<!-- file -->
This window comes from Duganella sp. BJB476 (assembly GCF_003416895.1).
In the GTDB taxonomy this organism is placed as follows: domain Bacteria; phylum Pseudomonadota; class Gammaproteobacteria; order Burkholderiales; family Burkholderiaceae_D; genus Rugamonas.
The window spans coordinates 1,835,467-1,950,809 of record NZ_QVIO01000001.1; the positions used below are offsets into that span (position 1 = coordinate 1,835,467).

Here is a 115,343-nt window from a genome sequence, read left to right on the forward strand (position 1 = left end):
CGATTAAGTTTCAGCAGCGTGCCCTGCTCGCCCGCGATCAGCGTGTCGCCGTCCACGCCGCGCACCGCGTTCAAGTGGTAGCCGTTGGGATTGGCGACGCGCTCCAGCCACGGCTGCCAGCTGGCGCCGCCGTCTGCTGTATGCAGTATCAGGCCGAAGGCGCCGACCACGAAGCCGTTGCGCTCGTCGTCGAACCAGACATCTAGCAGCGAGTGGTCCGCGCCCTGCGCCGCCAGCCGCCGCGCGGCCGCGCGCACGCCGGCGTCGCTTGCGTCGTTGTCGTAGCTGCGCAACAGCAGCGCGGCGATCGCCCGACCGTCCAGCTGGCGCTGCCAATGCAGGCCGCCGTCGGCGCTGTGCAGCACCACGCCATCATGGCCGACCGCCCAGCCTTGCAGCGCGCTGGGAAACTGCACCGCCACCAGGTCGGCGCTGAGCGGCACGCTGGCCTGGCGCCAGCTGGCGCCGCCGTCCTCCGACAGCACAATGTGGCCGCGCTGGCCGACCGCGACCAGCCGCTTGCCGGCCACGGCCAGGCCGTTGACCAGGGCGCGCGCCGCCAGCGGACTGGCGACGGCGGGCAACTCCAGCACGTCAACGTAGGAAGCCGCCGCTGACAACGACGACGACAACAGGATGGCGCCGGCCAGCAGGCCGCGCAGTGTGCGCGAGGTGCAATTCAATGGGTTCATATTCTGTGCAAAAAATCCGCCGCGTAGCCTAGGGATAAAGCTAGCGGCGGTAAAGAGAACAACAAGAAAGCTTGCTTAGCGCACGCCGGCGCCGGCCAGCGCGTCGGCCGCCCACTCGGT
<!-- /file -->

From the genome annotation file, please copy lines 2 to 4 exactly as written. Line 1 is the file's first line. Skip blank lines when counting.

In the GTDB taxonomy this organism is placed as follows: domain Bacteria; phylum Pseudomonadota; class Gammaproteobacteria; order Burkholderiales; family Burkholderiaceae_D; genus Rugamonas.
The window spans coordinates 1,835,467-1,950,809 of record NZ_QVIO01000001.1; the positions used below are offsets into that span (position 1 = coordinate 1,835,467).

Here is a 115,343-nt window from a genome sequence, read left to right on the forward strand (position 1 = left end):